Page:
Incontinence Products



For the last couple of days, we have been talking about incontinence.  It’s not a pleasant subject, but it is definitely one that deserves attention as nearly all people affected with Alzheimer’s disease eventually become incontinent.

Today, we’ll talk about incontinence products for men and women.  You might find it helpful to read the previous posts on this subject: 

You Gotta Do What You Gotta do….Dealing With Incontinence 

 Alzheimer’s Disease and Incontinence 

These posts will give you background and courage to deal with this sometimes embarrassing and difficult issue.

Although incontinence is caused by several different factors, there are really only two types of incontinence.  Either you are dealing with urinary incontinence, the inability of a person to voluntarily control his or her bladder; or fecal incontinence, the inability of a person to voluntarily control his or her bowels; or it could be both.

Incontinence is one of the primary reasons that caregivers finally give up and place their loved ones in nursing facilities.  We’ll discuss the question of when is it time to place a loved one in a nursing facility at a later date. For now though, I want you to know that as the primary caregiver your family and loved one have entrusted you with a tremendous responsibility, and trust that you will consider all the options and make the best decision for everyone involved.

So, let’s talk about some incontinence products that will make it a little easier to keep your loved one protected.

Pads–These come in various levels of absorbency and are made for men and women.  Effective for low to moderate urinary incontinence, they are usually worn with cloth underwear and changed as necessary. 

Protective Underwear–Made for men and women, and called by various names.  They come in a wide variety of absorbencies and are basically adult disposable diapers.  They can be used in conjunction with the pads mentioned above or stand alone.

The most popular brands are Depends and Poise (both by Kimberley Clark). They can be purchased at grocery stores, pharmacies, and warehouse stores.  They can also be purchased online and from medical supply companies.  There are other brands.  It may be best to experiment to see what is most comfortable and effective.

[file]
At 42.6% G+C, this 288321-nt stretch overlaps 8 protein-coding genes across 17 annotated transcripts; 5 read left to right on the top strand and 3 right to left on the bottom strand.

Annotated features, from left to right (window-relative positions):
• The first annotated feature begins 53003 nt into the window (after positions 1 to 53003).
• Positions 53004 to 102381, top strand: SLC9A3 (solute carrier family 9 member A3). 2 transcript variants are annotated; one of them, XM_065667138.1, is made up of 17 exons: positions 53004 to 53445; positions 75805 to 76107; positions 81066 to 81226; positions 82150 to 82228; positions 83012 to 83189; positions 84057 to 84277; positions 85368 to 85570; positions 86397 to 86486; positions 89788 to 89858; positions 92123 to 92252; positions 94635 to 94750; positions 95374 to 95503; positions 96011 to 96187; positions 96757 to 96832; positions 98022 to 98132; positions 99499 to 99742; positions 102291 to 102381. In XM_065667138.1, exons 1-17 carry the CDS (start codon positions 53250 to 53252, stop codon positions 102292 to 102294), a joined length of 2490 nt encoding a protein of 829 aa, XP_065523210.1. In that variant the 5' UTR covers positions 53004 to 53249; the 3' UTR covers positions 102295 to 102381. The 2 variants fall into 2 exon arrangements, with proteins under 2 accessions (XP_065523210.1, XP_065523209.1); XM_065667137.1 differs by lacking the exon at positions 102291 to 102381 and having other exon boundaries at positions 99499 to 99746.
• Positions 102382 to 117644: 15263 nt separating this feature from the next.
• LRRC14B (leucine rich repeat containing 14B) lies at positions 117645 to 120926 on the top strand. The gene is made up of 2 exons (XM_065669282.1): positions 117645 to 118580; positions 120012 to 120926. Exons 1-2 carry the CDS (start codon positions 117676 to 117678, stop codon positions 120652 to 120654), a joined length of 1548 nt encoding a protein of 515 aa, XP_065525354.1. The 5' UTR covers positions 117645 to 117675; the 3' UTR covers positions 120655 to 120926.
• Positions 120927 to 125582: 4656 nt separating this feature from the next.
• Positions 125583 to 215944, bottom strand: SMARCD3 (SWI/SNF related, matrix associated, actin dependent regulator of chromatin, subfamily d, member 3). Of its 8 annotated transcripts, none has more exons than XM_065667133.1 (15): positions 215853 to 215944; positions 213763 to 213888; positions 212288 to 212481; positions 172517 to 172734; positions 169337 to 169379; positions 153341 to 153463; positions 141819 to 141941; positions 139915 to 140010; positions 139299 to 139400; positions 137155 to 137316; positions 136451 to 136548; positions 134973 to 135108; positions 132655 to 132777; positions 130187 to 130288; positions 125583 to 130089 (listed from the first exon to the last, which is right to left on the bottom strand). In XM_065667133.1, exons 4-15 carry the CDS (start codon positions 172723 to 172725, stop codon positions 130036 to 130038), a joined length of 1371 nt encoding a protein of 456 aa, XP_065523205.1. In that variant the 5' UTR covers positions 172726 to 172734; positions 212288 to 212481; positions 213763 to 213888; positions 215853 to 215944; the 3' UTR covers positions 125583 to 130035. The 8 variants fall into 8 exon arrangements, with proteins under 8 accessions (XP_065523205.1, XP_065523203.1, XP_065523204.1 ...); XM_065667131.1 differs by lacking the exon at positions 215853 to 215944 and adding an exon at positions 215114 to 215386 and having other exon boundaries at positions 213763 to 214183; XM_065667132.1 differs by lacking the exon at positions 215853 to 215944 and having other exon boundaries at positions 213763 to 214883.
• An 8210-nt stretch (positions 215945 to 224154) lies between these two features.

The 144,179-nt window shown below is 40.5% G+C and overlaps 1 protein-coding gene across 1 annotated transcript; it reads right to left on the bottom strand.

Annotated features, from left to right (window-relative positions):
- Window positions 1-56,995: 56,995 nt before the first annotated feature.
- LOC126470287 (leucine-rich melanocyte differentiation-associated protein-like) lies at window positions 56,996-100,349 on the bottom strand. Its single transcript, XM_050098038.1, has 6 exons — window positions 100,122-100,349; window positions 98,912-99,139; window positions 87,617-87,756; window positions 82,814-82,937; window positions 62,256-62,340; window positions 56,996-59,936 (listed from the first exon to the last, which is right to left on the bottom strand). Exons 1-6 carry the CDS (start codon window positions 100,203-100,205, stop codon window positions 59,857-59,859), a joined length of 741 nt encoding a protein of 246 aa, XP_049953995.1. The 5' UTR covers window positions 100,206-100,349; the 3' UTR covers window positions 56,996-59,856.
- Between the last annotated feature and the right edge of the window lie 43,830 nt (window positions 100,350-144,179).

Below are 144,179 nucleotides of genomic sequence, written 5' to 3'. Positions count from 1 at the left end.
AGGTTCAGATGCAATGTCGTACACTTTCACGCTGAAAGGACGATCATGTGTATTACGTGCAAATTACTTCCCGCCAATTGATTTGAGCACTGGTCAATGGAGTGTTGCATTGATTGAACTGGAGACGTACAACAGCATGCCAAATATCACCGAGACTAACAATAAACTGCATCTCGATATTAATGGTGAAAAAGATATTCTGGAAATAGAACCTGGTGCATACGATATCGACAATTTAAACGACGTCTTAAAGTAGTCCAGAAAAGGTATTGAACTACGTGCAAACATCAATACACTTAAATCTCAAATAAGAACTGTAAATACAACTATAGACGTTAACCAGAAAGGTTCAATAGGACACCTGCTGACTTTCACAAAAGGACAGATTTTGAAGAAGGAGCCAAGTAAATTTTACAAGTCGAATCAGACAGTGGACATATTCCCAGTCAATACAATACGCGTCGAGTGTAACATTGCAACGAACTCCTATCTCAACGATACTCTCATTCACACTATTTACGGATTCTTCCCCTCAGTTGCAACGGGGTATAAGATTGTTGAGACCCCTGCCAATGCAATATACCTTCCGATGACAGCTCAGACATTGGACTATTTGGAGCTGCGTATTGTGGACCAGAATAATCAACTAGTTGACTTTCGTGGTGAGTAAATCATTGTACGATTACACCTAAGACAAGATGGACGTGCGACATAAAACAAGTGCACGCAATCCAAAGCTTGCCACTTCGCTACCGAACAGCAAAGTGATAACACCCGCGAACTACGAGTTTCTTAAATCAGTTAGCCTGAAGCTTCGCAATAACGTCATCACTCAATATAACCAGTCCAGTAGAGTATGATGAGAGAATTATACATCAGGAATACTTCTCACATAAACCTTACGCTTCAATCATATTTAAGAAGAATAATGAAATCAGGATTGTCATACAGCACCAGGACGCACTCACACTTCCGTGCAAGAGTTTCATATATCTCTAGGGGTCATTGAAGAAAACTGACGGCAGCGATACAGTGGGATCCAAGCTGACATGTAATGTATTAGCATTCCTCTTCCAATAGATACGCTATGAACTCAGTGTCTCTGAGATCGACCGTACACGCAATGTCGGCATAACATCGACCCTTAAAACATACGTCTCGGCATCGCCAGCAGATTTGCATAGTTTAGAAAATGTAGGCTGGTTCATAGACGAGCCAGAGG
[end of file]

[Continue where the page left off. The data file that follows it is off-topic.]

Disposable bed pads–These pads are lightweight and can be placed on the bed to keep the sheets from getting soiled.  They come in two sizes and two levels of absorbency.  They can also be used in chairs or wherever your loved one may have an accident.

Reusable bed pads–This pad is larger and heavier than the disposable version.  It is waterproof and sturdy enough to be washed and reused several times.

Plastic Mattress Covers–These will keep the mattress from getting wet and or soiled if the above measures fail for some reason.  An inexpensive plastic shower curtain works as well.

Tomorrow, we’ll talk about:

Keeping your loved one’s skin healthy, keeping your loved one clean and odor free and doing it all in a way that is safe and sanitary for you as a caregiver.

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NOTE: The contents in this blog are for informational purposes only, and should not be construed as medical advice, diagnosis, treatment or a substitute for professional care. Always seek the advice of your physician or other qualified health professional before making changes to any existing treatment or program. Some of the information presented in this blog may already be out of date.
Read previous post:
Alzheimer’s Disease and Incontinence

Yesterday, we talked about the fact that incontinence and Alzheimer's disease are companions. Today, I want us to investigate incontinence...

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